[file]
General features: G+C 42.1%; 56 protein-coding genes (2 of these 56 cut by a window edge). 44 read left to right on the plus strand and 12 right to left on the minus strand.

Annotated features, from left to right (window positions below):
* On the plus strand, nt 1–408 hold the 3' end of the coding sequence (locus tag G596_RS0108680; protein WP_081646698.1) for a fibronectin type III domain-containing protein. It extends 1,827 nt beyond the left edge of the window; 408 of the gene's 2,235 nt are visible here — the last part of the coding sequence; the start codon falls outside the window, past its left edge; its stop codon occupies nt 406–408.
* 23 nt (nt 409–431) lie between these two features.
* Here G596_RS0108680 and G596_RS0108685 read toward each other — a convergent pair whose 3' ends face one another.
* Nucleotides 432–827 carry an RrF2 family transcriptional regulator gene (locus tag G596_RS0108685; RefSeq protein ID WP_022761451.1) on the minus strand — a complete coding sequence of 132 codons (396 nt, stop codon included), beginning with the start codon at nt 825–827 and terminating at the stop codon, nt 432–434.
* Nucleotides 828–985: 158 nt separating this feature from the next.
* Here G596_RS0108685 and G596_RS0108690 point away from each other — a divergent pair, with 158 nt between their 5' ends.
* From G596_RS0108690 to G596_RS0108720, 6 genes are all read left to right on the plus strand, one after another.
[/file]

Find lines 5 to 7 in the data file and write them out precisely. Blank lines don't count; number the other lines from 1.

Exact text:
* Here G596_RS0108680 and G596_RS0108685 read toward each other — a convergent pair whose 3' ends face one another.
* Nucleotides 432–827 carry an RrF2 family transcriptional regulator gene (locus tag G596_RS0108685; RefSeq protein ID WP_022761451.1) on the minus strand — a complete coding sequence of 132 codons (396 nt, stop codon included), beginning with the start codon at nt 825–827 and terminating at the stop codon, nt 432–434.
* Nucleotides 828–985: 158 nt separating this feature from the next.